Trauma and Contemporary Crime Fiction—Mary Ann Gillies 40
This article explores the role of trauma in contemporary crime novels by Laurie R. King and Peter Temple. It argues that, as understandings of what constitutes trauma have shifted over the last century, crime ﬁction has adapted as well, representing trauma in sophisticated and complex ways and, in so doing, mirroring the contemporary preoccupation with it.
The Case of the Missing Memory: Dementia and the Fictional Detective—Marla Harris 51
This essay explores the challenges of creating a detective with dementia in Mitch Cullin’s A Slight Trick of the Mind (2005), Adele LaPlante’s Turn of Mind (2011) and Emma Healey’s Elizabeth Is Missing (2014). As these metaphysical narratives feature paradoxes of identity, they can help destigmatize this devastating condition.
“But the Cold World Shall Not Know”: A Reading of Percy Bysshe Shelley’s “Julian and Maddalo” as a Detective Story—Antoine Dechêne 61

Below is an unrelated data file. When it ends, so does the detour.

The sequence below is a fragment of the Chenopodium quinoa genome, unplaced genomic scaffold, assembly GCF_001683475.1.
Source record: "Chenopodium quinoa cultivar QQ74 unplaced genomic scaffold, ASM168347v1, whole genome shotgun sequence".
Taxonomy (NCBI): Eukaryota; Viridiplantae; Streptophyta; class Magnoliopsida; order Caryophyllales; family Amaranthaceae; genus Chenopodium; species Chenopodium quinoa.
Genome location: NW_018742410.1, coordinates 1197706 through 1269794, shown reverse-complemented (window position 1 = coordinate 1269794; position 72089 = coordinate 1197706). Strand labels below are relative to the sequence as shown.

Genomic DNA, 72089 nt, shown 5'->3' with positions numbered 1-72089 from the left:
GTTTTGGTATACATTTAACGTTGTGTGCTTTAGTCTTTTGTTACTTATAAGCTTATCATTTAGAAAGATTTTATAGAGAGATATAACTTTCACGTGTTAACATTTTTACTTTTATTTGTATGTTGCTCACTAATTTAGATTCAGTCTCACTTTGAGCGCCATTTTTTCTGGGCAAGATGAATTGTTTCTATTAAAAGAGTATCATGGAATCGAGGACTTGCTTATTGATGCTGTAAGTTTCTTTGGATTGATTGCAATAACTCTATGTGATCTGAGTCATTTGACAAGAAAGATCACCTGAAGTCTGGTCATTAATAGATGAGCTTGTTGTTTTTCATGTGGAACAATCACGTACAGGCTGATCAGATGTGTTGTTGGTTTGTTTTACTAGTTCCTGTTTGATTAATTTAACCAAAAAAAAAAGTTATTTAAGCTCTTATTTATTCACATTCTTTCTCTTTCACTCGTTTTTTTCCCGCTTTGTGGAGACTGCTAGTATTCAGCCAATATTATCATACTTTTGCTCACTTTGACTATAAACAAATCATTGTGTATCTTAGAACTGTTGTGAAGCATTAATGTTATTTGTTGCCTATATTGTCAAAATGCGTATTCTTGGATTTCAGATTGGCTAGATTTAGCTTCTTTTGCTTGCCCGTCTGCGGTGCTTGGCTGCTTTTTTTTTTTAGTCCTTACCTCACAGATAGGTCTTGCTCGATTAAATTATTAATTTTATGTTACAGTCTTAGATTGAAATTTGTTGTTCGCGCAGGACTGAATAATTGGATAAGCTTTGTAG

This essay offers a reading of Percy Bysshe Shelley’s “Julian and Maddalo” as a metacognitive mystery tale that asks important questions about the possibility and reliability of knowledge when the roles of detective, criminal, and victim are gradually interwoven.
The Expressive-Collaborative Construction of Morality in Canadian Detective Fiction—Rachel Haliburton 70
This essay argues, through a brief exploration of the novels of Wayne Arthurson, Giles Blunt, and Gail Bowen, that the writers of Canadian crime ﬁction provide an ethical critique of the gap between Canadian self-perceptions and Canadian social realities, particularly those pertaining to First Nations peoples.
Nancy Drew, Sexual Deviancy, and Rewrites in Twentieth-Century America—Brittney Brown 81
The original Nancy Drew books, written in the 1930s, were revised in the mid-twentieth century, making dramatic changes to the titular character. The author argues that the novels were affected by changing attitudes on gender during the mid-twentieth century, which was a time when the nation returned to heteronormative values.
Taking The Hidden Staircase to the Murder Castle: The Nancy Drew Mystery Series and the First Serial Killer in the United States Michelle—Ann Abate 91
The author argues that the references to Chicago in the Nancy Drew novel The Hidden Staircase (1930) suggest a new way of interpreting the text, such as seeing links to real-life serial killer H.H. Holmes.